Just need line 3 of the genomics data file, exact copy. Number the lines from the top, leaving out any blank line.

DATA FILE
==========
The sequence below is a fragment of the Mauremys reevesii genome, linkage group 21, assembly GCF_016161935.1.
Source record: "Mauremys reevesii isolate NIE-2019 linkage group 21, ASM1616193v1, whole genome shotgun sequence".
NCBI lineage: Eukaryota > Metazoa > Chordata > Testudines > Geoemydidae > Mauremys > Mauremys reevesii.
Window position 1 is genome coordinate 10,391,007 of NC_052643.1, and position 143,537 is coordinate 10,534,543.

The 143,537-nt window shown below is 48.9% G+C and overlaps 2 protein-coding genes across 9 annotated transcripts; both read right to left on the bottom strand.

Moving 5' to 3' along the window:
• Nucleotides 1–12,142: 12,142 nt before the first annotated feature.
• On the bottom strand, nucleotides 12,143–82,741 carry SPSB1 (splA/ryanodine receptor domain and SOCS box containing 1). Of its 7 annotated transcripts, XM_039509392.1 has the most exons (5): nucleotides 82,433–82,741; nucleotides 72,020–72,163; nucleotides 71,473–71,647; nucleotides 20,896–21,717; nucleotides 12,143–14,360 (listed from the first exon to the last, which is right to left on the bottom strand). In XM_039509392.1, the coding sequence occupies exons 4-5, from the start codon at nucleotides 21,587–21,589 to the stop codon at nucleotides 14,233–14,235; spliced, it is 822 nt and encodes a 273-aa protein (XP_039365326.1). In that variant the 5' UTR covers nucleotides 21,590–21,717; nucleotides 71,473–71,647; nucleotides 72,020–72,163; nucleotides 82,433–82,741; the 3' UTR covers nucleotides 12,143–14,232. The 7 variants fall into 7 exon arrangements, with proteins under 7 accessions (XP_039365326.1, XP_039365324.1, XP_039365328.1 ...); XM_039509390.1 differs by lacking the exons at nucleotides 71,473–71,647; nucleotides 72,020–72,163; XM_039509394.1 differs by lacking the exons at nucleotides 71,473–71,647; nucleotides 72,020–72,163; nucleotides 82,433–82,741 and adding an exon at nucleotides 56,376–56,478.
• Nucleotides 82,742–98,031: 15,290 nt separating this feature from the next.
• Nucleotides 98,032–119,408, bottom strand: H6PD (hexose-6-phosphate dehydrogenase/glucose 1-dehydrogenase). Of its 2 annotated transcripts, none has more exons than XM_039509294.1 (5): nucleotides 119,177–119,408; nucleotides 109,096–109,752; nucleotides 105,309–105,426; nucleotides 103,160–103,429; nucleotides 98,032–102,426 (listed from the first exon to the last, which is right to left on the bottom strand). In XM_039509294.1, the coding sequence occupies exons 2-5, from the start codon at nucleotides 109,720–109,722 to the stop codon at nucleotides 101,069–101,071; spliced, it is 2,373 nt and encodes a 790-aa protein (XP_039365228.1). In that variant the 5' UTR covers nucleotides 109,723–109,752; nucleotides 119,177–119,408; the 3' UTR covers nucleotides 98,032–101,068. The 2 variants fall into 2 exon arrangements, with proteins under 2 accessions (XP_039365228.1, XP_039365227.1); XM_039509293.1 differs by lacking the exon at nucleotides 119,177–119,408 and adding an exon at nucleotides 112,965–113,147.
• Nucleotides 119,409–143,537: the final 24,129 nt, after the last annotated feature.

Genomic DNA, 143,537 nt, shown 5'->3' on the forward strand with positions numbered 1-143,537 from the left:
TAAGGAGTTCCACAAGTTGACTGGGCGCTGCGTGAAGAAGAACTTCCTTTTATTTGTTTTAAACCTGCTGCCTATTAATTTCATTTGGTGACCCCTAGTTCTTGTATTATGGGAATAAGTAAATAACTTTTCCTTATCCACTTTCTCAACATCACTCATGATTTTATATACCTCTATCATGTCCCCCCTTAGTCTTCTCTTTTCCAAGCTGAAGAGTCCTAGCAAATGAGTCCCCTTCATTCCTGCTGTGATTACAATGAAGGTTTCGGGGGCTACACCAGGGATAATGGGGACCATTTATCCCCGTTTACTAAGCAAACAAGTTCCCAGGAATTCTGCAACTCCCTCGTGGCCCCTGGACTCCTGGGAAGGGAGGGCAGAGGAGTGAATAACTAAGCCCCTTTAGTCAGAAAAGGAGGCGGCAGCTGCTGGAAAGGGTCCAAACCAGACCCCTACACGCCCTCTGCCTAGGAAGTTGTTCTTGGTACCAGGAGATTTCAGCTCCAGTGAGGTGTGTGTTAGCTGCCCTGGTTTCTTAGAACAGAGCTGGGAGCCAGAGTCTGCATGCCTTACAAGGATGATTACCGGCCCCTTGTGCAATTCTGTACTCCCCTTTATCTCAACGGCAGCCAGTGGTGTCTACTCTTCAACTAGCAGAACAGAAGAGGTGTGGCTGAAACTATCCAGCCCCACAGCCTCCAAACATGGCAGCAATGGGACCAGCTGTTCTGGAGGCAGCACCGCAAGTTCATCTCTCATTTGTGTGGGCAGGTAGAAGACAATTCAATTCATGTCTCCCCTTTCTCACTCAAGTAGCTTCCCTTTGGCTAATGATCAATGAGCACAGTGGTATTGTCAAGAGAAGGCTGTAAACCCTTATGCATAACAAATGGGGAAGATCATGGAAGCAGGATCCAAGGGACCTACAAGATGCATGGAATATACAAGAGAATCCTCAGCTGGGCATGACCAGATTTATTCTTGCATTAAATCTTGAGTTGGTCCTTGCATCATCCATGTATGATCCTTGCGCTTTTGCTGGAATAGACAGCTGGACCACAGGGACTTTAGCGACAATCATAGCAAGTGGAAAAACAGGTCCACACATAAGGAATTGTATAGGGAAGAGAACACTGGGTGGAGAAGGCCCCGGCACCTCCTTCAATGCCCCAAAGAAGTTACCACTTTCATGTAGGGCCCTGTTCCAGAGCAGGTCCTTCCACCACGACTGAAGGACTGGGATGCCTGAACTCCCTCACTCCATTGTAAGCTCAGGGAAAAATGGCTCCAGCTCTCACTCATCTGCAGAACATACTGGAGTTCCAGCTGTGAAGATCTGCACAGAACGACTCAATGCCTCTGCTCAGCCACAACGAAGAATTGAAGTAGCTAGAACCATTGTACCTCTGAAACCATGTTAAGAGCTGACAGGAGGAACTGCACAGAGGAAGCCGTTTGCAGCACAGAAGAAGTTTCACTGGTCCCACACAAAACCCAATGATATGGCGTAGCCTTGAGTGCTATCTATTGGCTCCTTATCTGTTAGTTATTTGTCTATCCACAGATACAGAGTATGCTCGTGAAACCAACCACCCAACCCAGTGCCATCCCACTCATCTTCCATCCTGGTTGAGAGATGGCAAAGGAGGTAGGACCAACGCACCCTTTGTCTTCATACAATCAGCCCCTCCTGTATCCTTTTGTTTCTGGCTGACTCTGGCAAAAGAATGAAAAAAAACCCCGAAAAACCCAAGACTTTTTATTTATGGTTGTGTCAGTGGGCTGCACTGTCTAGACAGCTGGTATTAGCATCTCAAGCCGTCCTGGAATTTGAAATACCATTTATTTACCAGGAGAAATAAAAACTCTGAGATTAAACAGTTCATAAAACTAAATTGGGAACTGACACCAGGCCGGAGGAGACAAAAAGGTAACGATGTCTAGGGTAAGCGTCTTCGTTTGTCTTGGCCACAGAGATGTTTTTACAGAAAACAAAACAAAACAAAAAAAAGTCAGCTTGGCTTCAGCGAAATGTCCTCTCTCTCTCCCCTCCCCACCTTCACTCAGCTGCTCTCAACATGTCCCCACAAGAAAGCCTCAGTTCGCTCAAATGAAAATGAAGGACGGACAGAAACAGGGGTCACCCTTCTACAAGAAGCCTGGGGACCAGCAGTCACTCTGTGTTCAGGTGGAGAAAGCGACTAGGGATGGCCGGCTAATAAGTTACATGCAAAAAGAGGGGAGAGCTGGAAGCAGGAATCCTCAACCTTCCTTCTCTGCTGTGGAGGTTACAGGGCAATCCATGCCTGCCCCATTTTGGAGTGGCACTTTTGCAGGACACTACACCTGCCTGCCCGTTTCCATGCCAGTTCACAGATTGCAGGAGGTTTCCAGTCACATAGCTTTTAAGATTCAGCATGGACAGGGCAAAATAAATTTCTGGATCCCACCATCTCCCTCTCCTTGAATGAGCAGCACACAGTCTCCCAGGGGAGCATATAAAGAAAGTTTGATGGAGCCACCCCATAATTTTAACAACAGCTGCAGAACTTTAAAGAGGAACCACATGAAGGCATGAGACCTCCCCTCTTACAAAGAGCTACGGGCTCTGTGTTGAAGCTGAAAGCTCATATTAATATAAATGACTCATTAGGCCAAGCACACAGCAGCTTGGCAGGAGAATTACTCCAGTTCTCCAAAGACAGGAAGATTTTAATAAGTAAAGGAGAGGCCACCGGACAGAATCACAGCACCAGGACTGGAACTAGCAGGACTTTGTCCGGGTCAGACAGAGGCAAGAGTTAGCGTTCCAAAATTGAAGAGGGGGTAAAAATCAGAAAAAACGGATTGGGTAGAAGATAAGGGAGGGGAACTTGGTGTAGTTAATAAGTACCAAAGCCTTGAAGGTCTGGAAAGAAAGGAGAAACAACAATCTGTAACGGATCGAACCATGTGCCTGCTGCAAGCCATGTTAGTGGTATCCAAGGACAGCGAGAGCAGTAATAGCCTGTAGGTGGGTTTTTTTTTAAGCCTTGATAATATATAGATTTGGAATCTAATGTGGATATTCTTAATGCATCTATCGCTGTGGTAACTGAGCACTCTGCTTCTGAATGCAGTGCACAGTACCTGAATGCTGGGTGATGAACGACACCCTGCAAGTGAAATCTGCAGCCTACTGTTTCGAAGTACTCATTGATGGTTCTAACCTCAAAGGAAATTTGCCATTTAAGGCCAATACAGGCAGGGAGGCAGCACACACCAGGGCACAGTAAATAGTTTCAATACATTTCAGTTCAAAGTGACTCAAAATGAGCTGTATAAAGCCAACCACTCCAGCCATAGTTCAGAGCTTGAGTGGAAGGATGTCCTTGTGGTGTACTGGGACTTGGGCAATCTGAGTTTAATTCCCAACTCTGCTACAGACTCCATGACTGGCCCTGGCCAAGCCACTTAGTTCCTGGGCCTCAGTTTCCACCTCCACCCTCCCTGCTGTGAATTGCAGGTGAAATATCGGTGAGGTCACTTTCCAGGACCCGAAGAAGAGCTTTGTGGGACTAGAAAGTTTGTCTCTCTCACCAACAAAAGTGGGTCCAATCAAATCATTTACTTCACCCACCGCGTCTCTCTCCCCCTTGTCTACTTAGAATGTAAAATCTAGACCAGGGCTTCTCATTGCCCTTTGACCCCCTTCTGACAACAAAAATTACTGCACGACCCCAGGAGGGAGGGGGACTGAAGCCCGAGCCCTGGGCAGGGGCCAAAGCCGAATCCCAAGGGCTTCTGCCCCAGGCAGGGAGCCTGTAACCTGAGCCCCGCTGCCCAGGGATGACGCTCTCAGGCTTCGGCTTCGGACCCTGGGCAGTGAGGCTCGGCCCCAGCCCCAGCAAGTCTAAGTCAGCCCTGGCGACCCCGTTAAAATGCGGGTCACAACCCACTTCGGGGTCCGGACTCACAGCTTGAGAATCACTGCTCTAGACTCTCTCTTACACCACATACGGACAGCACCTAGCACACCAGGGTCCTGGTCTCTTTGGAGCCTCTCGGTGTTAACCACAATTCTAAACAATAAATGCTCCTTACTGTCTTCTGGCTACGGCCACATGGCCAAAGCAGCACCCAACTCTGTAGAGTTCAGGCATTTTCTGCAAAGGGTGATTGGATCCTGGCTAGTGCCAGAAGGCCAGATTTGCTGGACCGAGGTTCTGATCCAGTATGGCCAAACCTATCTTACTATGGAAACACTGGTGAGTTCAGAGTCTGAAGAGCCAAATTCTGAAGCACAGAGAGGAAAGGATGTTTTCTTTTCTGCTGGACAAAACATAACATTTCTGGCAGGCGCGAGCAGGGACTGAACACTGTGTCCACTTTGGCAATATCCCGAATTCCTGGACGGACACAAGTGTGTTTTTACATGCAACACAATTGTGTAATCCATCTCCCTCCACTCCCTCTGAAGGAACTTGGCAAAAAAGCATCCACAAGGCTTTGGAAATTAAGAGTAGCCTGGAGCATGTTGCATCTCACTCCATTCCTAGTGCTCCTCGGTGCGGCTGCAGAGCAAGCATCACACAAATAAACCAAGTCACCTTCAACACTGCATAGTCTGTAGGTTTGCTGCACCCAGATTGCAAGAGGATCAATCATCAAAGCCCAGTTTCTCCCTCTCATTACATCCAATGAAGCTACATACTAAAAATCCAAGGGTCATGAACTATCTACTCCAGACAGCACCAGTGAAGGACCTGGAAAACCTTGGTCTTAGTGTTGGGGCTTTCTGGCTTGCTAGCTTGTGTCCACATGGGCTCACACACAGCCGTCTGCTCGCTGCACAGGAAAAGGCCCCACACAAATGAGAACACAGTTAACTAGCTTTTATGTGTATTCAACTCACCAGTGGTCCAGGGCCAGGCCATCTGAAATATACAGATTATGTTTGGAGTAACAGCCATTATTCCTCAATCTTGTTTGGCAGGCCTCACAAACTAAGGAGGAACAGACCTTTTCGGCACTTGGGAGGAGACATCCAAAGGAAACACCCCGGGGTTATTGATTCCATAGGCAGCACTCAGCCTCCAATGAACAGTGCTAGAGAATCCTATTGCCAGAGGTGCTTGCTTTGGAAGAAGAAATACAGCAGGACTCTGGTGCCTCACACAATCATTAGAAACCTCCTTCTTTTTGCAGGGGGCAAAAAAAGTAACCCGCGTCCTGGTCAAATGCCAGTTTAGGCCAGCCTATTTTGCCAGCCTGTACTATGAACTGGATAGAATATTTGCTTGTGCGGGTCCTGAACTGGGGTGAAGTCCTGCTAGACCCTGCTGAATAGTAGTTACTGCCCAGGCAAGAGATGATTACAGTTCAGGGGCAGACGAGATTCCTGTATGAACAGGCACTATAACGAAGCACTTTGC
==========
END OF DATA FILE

NCBI lineage: Eukaryota > Metazoa > Chordata > Testudines > Geoemydidae > Mauremys > Mauremys reevesii.